lookinguntojesus.jpgHere is the propriety of saints – “the Lord thy God.” What is this, that God is thy God? Heaven and earth, angels and men, may stand astonished at it. What! that the great and mighty God, God almighty, and God all-sufficient, should be called thy God! It is observable what the apostle speaks, “God is not ashamed to be called their God.” Would not a prince be ashamed to take a beggar, a base and adulterous woman, to be his wife? But we are worse than so, and God is better than so; sin hath made us worse than the worst of women; and God is better, holier, higher, than the best of princes; and yet God is not ashamed to own us, nor ashamed that we own him as our own – “I am thy God.” It is as if the Lord should say. Use me, and all my power, grace, mercy, kindness, as thine own. Go through all my attributes; consider my almighty power, consider my wisdom, understanding, goodness, truth, faithfulness; consider my patience, longsuffering, forbearance, all these are thine: as thus, — my power is thine, to work all thy works for thee, and in thee, to make a passage for thee in all thy straits, to deliver thee out of six troubles, and out of seven: my wisdom is thine, to counsel thee in any difficult cases, to instruct thee in things that be obscure, to reveal to thee the mysteries of grace, and the wonderful things contained in my law: my justice is thine, to deliver thee when thou art oppressed, to defend thee in thy innocence, and to vindicate thee from the injuries of men. What needs more? O my soul, think of these, and all other God’s attributes; say in thyself, All these are mine: nay more; think of God in Christ, (for otherwise what hast thou to do with God in a covenant of grace?) and say in thy heart, Jesus Christ is mine, my Saviour, my Redeemer, my Head, my elder Brother. His doings are mine, and his sufferings are mine; his life and death, his resurrection and ascension, his session and intercession, all are mine: nay more; If Christ be mine, why then all good things are mine in Christ; I say, in Christ, for they come not immediately, but through the hands of a Redeemer; and though he be a man who redeemed us, yet because he is God as well as man, there is more of God, and heaven, and free-love, in all our good things, than if we received them immediately from God. Ravens have their food, and devils have their being, from God by creature-right; but we have all we have, from God in Christ, by covenant-right. This, surely this very promise, is the principal promise of the covenant; it is the very substance, soul, and life of all. Oh then! how careful shouldst thou be to improve the strength of thy mind, thoughts, and affections, on this only subject!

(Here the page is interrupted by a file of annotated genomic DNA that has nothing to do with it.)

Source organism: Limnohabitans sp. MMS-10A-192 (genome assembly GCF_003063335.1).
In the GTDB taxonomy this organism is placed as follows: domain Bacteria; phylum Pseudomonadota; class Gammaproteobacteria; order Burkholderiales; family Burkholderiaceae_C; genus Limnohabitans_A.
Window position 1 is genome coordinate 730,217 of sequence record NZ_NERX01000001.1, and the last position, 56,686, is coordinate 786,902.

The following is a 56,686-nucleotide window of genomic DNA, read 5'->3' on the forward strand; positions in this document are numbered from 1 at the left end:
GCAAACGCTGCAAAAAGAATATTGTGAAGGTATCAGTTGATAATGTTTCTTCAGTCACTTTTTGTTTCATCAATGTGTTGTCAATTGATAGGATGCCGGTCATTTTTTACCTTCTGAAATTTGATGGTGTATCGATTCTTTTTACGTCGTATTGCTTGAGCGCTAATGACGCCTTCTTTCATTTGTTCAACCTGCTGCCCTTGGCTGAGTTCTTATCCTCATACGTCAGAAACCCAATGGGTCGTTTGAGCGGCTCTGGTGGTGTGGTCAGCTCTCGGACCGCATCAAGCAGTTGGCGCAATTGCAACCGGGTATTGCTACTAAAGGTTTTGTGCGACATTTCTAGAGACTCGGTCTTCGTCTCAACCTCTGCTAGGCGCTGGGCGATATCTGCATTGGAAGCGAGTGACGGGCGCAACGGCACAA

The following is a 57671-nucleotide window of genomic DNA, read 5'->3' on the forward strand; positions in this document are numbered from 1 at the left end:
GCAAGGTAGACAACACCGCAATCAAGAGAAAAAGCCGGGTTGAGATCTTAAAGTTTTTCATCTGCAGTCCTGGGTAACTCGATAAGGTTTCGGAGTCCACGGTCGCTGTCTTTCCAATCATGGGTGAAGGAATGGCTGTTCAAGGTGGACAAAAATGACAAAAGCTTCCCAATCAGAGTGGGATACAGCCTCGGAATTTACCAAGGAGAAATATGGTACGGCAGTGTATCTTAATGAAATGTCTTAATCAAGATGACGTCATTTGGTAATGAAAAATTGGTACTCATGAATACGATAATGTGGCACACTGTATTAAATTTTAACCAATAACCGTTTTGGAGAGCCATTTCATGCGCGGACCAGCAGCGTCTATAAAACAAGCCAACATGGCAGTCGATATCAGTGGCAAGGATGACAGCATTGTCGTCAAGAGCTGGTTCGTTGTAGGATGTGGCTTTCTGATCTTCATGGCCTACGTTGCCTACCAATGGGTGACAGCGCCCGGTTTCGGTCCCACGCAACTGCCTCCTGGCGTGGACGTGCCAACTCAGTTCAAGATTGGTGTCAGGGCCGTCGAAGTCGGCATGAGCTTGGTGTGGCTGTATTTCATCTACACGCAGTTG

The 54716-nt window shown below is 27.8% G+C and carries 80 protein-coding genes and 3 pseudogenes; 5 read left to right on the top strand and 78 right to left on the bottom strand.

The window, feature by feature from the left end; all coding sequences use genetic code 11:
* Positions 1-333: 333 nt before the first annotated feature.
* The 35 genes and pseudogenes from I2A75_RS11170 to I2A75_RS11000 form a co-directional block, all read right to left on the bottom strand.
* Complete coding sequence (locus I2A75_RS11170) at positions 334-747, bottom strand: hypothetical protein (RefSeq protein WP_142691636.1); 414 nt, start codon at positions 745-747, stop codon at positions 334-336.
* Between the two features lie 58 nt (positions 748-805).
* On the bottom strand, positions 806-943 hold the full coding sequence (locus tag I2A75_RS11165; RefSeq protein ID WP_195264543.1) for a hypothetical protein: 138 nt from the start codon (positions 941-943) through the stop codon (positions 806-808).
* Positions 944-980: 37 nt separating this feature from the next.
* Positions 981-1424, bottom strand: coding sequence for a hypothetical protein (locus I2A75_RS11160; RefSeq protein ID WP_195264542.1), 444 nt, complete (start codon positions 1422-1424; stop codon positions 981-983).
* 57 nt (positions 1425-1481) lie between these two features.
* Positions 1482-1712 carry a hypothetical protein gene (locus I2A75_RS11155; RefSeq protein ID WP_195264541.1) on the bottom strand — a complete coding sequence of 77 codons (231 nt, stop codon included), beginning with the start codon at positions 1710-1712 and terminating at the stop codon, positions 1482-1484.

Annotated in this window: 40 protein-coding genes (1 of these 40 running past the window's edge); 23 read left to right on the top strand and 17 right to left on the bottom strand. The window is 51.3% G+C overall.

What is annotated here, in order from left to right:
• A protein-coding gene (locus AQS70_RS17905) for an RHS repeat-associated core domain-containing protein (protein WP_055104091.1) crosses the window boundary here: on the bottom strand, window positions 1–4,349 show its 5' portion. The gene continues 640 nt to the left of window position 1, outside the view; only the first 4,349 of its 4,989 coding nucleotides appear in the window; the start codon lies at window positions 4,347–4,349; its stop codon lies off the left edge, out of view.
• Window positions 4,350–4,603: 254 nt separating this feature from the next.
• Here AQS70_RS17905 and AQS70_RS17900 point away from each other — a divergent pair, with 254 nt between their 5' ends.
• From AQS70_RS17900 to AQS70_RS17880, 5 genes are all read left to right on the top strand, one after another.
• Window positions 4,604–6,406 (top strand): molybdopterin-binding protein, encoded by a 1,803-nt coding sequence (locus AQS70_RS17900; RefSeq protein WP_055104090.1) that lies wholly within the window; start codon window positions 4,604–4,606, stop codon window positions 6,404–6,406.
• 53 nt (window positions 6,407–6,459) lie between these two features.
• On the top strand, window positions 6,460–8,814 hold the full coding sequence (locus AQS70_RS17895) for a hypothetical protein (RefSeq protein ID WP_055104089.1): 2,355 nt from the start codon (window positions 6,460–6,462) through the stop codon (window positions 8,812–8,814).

Isaac Ambrose (1604-64), Looking Unto JesusBook II.2.2

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Repent for the Glory of God

repent signDear friends, there’s only one reason -one reason for a sinner to repent: and that’s because Jesus Christ deserves the worship and adoration and the love and the obedience of his heart. Not because he’ll go to heaven. If the only reason you repented, dear friend, was to keep out of Hell, all you are is just a Levite serving for ten shekels and a shirt! That’s all! You’re trying to serve God because He’ll do you good! But a repentant heart is a heart that has seen something of the enormity of the crime of playing god and denying the just an righteous God the worship and obedience that He deserves!

Why should a sinner repent? Because God deserves the obedience and love that he’s refused to give Him! Not so that he’ll go to heaven. If the only reason he repents is so that he’ll go to heaven, it’s nothing but trying to make a deal or a bargain with God.

Why should a sinner give up all his sins? Why should he be challenged to do it? Why should he make restitution when he’s coming to Christ? Because God deserves the obedience that He demands!

I have talked with people that have no assurance that sins are forgiven. They want to feel safe, before they’re willing to commit themselves to Christ. But I believe that the only ones whom God actually witnesses by HisSpirit and are born of Him, are the people, whether they say it or not, that come to Jesus Christ and say something like this, “Lord Jesus, I’m going to obey you, and love you, and serve you, and do what you want me to do, as long as I live, even if I go to Hell at the end of the road, simply because you are worthy to be loved, and obeyed and served, and I’m not trying to make a deal with you!” Do you see the difference? Do you see the difference? Between a Levite serving for ten shekels and a shirt or a Micah building a chapel because God will do you good, and someone that repents for the glory of God.